Emotional wellbeing

At least 20% of women will need some extra support with their emotional health from the time they get pregnant until after their baby is one year old.

This is called the perinatal period and difficulties during this time are often called perinatal mental health issues.

These can most commonly be feelings of depression, anxiety (or a mix of both), plus other symptoms and conditions.  These may be feelings that you have experienced before or the first time you have felt like this.  These can affect Dads and partners as well.

Specialist Health Visitor for Perinatal Mental Health (PMH)

A small number of families will see the Specialist Health Visitor for Perinatal Mental Health where the mother or father has mental health needs that would benefit from more intensive support but are not having care from the Perinatal Mental Health Service. This support may start from before birth or after birth. The purpose of this extra support is to help families recover or stay well.

To contact the Specialist Health Visitor please call 0300 300 1999


If you are experiencing depression, you may feel a constant feeling of sadness and low mood, loss of interest in the world around you and you may no longer enjoy the things that used to give you pleasure. You may also experience feelings of agitation, guilt, self-blame, and difficulties in relating to your baby. Your appetite, and sleep may be impacted. You may feel very irritable and angry.


If you are experiencing anxiety (with or without depression), you may have excessive fear or worry, feel nervous or on edge, your sleep may be disturbed, and you may want to avoid certain situations. Sometimes those feelings centre round the baby, but sometimes they are more general. Sometimes you may have physical symptoms, like feeling sick, sweating, a racing heart, and feelings of panic.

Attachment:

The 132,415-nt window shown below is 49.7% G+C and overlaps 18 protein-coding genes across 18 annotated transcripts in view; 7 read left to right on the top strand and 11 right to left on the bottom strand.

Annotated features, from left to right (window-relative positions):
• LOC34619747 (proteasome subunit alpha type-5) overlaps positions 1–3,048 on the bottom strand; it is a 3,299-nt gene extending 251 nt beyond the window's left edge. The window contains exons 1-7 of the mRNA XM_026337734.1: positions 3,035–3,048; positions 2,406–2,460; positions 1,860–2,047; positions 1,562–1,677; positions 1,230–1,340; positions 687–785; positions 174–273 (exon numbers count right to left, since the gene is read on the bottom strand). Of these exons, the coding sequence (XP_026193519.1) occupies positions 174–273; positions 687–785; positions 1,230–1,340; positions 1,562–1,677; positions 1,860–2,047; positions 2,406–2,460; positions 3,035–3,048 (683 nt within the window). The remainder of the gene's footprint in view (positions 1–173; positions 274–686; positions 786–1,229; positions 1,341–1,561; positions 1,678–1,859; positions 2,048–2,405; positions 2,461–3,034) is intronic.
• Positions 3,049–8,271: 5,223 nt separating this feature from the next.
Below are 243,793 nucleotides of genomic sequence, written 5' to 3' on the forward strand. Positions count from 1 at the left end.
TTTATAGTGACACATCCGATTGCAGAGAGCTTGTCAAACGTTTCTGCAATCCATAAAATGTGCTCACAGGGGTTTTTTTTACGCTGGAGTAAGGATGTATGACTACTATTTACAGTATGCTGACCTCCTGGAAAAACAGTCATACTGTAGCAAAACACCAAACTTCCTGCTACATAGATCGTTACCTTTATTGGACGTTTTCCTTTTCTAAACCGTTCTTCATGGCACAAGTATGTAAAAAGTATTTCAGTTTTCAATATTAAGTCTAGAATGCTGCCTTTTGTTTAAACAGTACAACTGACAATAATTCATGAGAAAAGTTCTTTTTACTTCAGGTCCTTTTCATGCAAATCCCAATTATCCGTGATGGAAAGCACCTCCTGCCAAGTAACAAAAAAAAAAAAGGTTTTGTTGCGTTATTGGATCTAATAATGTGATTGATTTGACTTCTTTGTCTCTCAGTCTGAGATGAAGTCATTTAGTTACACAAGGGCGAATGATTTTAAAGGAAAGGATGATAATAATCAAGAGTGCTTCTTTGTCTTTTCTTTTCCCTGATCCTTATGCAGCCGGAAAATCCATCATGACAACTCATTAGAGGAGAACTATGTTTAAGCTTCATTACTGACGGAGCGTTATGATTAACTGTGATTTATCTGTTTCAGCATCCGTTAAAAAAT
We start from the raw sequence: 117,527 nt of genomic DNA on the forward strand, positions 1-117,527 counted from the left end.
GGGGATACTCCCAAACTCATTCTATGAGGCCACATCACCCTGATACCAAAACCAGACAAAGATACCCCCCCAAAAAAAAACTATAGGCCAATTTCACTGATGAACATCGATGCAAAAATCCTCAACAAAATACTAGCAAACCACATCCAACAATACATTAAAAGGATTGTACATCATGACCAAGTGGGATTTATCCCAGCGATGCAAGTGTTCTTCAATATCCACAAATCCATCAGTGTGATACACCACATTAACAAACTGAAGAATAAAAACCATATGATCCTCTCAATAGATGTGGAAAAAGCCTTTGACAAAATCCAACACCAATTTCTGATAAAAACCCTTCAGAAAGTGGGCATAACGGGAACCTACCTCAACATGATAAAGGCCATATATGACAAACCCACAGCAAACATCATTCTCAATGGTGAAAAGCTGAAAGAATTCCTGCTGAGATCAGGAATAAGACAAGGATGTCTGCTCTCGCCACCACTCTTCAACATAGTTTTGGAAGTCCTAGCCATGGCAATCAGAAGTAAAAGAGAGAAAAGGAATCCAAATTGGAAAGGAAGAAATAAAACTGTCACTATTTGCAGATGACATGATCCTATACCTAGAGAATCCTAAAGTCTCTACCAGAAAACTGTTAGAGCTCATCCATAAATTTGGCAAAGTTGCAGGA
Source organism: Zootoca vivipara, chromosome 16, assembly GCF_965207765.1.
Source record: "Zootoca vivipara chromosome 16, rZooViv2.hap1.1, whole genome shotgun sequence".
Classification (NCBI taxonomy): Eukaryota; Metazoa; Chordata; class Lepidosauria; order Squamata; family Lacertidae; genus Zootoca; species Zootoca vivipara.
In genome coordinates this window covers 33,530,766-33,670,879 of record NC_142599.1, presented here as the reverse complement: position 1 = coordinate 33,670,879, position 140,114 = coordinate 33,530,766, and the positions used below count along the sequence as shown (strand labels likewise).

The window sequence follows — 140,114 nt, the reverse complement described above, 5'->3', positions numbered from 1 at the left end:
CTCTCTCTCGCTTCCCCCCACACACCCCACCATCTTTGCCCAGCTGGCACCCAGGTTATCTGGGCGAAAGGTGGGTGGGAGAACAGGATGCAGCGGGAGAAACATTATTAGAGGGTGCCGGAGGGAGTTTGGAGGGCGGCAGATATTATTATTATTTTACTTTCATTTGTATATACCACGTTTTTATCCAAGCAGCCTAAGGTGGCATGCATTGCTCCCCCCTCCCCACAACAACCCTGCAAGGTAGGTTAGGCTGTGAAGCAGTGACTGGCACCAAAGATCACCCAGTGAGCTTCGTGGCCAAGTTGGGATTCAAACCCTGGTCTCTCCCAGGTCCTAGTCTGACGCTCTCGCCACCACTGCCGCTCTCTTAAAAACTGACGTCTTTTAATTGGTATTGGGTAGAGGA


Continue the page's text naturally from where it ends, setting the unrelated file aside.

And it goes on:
Other symptoms

You may worry if you have normal, but unexpected, fear of dirt or germs, a thought of harming your baby or needing everything to be perfect. Many new parents have these thoughts. However, if these thoughts start to interfere with daily life and bother you, please seek help.

Seeking help

At the visits before and after your baby is born your Health visitor or Staff Nurse will ask you about how you are feeling and how you are finding becoming a parent.

At any contact with the Health Visiting Team like a clinic or development review you can ask for help. Please let them know if you are not feeling quite right, so they can help you get the right support. 

This might include having some extra home visits, local NHS Talking therapies, encouraging you to go to your GP, linking you to local support such as groups or family support at the local Family Hubs. Sometimes if you need some extra help, they will refer you onto the Specialist Health Visitor for Perinatal Mental Health support (PMH) or the Perinatal Health Team.


If you feel very unwell and are having any thoughts that frighten you, about harming yourself or anyone else: 24/7 help is available by ringing NHS 111 option 2.